1931-01-01
Technical Paper
310041
Oscar W. Schey
CLASSIFYING the superchargers used for present aircraft and automobile service as Roots, centrifugal and vane types, the author states that the vane type for this service is a more recent development than the other two and describes each type. He states further that the ideal type should satisfy many requirements closely related with those of a well-designed engine-such as being light, compact and reliable-and that the practice of supercharging has increased considerably during the last few years. The comparative performance of superchargers is treated at some length, and engine-performance data are presented. The power developed by an engine equipped with geared-centrifugal, turbo-centrifugal and Roots superchargers is illustrated by curves, control methods are compared, net engine-power is computed, and flight-test data on comparative performance are analyzed.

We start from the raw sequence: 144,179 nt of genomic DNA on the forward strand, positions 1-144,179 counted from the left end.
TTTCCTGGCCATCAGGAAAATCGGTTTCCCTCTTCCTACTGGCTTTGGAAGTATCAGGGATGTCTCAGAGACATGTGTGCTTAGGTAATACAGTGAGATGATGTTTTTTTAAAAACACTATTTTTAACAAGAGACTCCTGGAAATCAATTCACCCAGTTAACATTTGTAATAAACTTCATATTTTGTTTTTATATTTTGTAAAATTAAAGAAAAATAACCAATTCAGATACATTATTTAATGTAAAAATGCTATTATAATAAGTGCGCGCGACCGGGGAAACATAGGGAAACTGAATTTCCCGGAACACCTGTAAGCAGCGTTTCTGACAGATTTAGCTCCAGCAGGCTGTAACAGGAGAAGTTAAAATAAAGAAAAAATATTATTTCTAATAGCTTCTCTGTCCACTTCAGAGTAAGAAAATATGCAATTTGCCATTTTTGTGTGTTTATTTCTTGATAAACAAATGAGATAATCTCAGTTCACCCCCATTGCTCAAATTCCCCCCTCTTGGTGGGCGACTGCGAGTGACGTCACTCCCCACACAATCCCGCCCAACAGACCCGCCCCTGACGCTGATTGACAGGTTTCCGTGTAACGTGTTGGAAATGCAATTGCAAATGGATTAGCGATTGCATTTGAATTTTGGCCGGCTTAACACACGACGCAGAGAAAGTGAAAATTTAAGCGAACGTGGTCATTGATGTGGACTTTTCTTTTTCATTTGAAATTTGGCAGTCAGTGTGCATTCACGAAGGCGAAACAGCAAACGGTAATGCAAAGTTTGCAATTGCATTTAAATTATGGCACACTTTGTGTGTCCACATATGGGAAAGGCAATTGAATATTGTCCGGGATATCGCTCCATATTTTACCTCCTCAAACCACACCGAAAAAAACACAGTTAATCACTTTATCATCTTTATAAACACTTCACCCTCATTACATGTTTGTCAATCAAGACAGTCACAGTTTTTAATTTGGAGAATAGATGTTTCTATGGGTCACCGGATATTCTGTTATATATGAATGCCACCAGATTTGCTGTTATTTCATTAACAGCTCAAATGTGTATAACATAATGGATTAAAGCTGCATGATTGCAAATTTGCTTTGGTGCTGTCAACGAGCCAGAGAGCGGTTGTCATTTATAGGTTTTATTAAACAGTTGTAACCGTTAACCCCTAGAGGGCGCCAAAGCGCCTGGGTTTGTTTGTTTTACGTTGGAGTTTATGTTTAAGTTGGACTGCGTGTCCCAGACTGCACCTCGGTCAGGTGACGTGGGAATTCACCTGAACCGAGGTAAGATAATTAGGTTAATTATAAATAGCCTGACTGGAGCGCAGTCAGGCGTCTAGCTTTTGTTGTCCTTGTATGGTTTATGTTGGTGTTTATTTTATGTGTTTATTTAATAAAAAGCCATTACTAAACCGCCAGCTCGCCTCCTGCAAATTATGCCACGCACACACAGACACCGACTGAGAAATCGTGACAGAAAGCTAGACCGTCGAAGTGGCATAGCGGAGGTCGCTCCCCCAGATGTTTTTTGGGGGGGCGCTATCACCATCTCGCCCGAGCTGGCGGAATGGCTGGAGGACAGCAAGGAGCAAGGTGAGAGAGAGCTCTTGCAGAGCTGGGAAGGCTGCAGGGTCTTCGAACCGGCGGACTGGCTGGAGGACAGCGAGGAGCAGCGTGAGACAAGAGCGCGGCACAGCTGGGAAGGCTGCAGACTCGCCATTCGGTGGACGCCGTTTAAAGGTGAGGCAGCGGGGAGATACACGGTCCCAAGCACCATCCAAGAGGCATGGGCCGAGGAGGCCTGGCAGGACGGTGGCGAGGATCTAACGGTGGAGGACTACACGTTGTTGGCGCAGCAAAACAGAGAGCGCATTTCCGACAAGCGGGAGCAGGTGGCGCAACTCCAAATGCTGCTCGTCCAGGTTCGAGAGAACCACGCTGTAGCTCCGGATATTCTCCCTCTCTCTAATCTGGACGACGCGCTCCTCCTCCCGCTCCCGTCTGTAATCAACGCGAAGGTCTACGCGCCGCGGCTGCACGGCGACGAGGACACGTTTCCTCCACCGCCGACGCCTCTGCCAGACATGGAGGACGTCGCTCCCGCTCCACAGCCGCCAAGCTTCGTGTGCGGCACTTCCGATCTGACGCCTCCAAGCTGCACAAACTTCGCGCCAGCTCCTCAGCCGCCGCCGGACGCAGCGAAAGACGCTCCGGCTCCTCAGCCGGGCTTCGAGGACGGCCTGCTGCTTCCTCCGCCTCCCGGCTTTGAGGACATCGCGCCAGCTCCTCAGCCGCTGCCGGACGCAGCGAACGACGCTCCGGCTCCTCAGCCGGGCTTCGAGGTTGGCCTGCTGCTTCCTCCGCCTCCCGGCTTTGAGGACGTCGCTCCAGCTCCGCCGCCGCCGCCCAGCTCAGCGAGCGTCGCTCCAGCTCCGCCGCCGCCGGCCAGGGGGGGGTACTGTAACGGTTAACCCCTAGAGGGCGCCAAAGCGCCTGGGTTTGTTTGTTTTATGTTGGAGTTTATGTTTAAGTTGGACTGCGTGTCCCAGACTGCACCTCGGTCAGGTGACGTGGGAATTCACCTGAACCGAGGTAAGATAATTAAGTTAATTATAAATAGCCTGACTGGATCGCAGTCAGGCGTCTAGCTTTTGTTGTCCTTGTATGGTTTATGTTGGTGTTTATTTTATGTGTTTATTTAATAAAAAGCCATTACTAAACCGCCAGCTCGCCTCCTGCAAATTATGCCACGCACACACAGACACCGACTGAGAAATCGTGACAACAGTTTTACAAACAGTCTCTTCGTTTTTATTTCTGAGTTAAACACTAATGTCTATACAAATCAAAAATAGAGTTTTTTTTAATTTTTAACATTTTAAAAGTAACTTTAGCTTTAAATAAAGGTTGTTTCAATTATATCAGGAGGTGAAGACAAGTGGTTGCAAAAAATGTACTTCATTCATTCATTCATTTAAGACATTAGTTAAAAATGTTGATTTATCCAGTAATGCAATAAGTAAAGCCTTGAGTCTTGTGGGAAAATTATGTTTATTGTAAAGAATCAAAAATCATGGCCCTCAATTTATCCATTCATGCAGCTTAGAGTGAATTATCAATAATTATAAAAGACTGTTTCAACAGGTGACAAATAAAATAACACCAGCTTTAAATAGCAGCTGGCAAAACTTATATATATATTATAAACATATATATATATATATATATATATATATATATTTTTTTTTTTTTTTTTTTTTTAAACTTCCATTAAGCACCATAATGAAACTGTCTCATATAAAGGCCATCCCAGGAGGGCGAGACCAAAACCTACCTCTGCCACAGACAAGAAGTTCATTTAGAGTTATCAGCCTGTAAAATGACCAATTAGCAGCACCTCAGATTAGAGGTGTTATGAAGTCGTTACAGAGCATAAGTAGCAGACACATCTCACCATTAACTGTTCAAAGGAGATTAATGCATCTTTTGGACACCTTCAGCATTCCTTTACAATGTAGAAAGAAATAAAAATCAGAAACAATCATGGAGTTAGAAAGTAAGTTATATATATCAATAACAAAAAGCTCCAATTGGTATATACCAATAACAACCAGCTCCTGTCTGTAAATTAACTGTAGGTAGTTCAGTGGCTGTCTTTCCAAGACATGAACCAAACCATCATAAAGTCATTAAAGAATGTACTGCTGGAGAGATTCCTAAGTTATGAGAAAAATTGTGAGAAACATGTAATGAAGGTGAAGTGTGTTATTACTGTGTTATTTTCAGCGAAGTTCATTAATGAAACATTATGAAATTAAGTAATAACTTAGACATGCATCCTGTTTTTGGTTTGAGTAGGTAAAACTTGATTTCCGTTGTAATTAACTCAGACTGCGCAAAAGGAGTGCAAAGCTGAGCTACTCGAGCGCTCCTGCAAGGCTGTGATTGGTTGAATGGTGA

1931-01-01
Technical Paper
310042
A. L. Berger, Opie Chenoweth
An outline history of the development of the turbo supercharger is presented, showing the progress of the supercharger and the related airplane parts. A brief history is given of the fuel systems, cooling systems, exhaust manifolds and nozzle boxes, turbine buckets, propellers, ignition systems, carbureters, intercoolers and bearings and lubrication, and a description of the developments that have recently taken place in these fields. A study is made of the power required by the compressor and power delivered by the turbine on the basis of certain assumptions that may be at variance with the facts. Nevertheless, the study shows trends and the general order of efficiencies. From this paper, the conclusion is reached that the turbo supercharger is a serviceable piece of equipment for maintaining sea-level pressure at the carbureters to altitudes.
1931-01-01
Technical Paper
310013
Delmar G. Roos, William S. James